In GB Herndon, the District of Columbia Bankruptcy Court determined that it had constitutional authority to determine state common law counterclaims and state law claims against nondebtor codefendants. Adams Nat’l Bank v. GB Herndon & Assocs., Inc. (In re GB Herndon & Assocs., Inc.), 459 B.R. 148 (Bankr. D.D.C. 2011). The case involved a routine contract dispute. Adams National Bank lent money to the debtor to finance the construction of a housing complex. The debtor and its guarantors failed to meet their obligations, first under the original loan agreement, then under a forbearance agreement, and the bank sued in state court for breach of contract.
The debtor and its codefendants asserted counterclaims for breach of contract, tortious interference with contract, and breach of the duty of good faith and fair dealing. The bank also initiated an extra-judicial foreclosure, which led the debtor to file for chapter 11 relief, thus staying both the foreclosure sale and the state court breach of contract proceedings. The debtor subsequently removed the state court action to the bankruptcy court, and after a hearing on the bank’s summary judgment motion, the bankruptcy court dismissed the counterclaims asserted by the debtor and its nondebtor codefendants.
On June 23, 2011, the date on which Stern v. Marshall was decided by the Supreme Court, the bankruptcy court entered judgment in favor of the bank and against the defendants. Thereafter, the debtor and the nondebtor co-defendants moved for relief from the judgment under Rule 59(e) or 60(b) and argued that under Stern v. Marshall the bankruptcy court lacked the constitutional authority to determine the state law counterclaims.
Similar to Stern, the central issue in GB Herndon was whether the bankruptcy court had the constitutional authority to determine the counterclaims or whether Article III required that the counterclaims be adjudicated by an Article III judge. The court distinguished between two distinct interests that Article III protects. The first of these interests is a litigant’s individual right to have claims decided by an Article III judge. The court concluded that this interest did not provide an adequate basis for denying the bankruptcy court authority over the counterclaims because the individual right is waivable.
The court analogized the facts to those in Commodity Futures Trading Comm’n v. Schor, 478 U.S. 833 (1986), a case in which the respondent first demanded that his state law counterclaims be heard in front of an administrative agency, but then challenged the agency’s jurisdiction once the agency had ruled against him. Relying on Schor’s holding that the respondent there had waived his right to an Article III adjudication by choosing to litigate in a non-Article III forum, the bankruptcy court ruled that the defendants similarly had waived this right. In its notice of removal, the debtor characterized the state court action as a “core proceeding,” and none of the defendants challenged either that characterization or the bankruptcy court’s authority to adjudicate the counterclaims.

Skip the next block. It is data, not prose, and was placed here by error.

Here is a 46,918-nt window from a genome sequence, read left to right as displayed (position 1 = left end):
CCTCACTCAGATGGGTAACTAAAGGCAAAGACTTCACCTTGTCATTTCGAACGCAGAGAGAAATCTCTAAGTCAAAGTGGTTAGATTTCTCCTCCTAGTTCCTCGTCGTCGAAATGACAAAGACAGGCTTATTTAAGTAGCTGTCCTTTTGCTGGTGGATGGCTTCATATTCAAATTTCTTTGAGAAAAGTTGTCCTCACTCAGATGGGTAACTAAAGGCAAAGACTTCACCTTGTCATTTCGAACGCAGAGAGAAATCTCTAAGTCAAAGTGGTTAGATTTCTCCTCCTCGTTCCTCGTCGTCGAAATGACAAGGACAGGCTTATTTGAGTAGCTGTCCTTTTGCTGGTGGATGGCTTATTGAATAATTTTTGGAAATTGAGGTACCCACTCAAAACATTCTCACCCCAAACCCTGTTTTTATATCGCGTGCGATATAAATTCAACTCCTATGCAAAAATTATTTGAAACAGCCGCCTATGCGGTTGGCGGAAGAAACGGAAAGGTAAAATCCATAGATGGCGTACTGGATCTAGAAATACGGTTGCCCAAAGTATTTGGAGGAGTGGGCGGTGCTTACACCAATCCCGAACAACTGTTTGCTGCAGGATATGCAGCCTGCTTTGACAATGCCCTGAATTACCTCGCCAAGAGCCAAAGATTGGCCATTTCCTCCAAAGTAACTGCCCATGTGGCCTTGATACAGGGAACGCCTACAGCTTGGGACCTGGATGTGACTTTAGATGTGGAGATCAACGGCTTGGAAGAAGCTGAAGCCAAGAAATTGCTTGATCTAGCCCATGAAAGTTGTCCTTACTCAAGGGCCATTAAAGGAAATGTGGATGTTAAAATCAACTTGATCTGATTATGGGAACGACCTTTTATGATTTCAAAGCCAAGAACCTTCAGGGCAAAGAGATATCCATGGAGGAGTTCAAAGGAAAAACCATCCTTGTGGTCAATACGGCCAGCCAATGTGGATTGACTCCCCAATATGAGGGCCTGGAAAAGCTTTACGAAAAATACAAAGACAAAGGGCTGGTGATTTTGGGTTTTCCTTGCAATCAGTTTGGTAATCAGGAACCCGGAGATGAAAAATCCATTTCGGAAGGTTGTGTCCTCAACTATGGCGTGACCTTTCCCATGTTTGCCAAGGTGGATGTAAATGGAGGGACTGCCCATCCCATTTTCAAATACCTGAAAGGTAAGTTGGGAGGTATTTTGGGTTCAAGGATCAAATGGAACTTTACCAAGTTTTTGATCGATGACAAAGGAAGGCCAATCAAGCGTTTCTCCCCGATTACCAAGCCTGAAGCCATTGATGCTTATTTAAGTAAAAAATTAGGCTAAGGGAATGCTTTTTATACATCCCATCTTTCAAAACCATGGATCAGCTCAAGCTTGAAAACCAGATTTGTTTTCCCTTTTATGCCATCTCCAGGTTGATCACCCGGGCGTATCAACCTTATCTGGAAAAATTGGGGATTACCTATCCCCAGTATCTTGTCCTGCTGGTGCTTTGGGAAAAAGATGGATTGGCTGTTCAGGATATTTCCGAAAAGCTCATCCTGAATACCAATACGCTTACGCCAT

Notably, the court stated that Stern v. Marshall did not represent a “wholesale change in the law” that would warrant relief from the judgment because Stern affirmed a 2010 Ninth Circuit decision and therefore, during the proceedings before the bankruptcy court, there had been precedent to support an argument that the court lacked core jurisdiction over the state law counterclaims, which the debtor’s experienced bankruptcy counsel had failed to raise.
The bankruptcy court next addressed the second interest that Article III protects, a separation-of-powers, or structural, interest. Although the court observed that Stern did not decide the issue of whether this interest bars bankruptcy courts from entering final judgments on state common law counterclaims when consent is given, it expressed concern that the lengthy discussion of structural issues in Stern might lead some to conclude incorrectly that, in the eyes of the Supreme Court, “even bankruptcy judge adjudications with the consent of the parties would run afoul of Article III.” GB Herndon, 459 B.R. at 158-59.
The bankruptcy court rebutted such a reading of Stern in several ways. First, it reflected that if structural interests barred bankruptcy court adjudications of state common law counterclaims even with the parties’ consent, then the Supreme Court could simply have decided Stern on this more categorical basis, and would not have needed to wrestle with the individual parties’ rights to an Article III adjudication. Second, the court noted cases in which the Supreme Court and various courts of appeals have upheld the exercise of the Article III judicial power by other types of non-Article III judges, such as magistrate judges, with the consent of the parties. Third, the court emphasized that any separation-of-powers concerns should be mitigated by the fact that, as with decisions of magistrate judges, decisions of bankruptcy judges are reviewable by Article III courts.
The bankruptcy court went on to conclude that even without consent, it would have jurisdiction to determine the counterclaims. Because a ruling on the bank’s claims would require a determination of the enforceability of the forbearance agreement and a ruling on the counterclaims, the action was within the exception to the Article III requirement that common law claims be heard by an Article III court. Moreover, even if they had not waived their right to be heard by an Article III court, the nondebtor codefendants, who raised no counterclaims beyond those asserted by the debtor, would be bound by the ruling against the debtor as a matter of issue preclusion.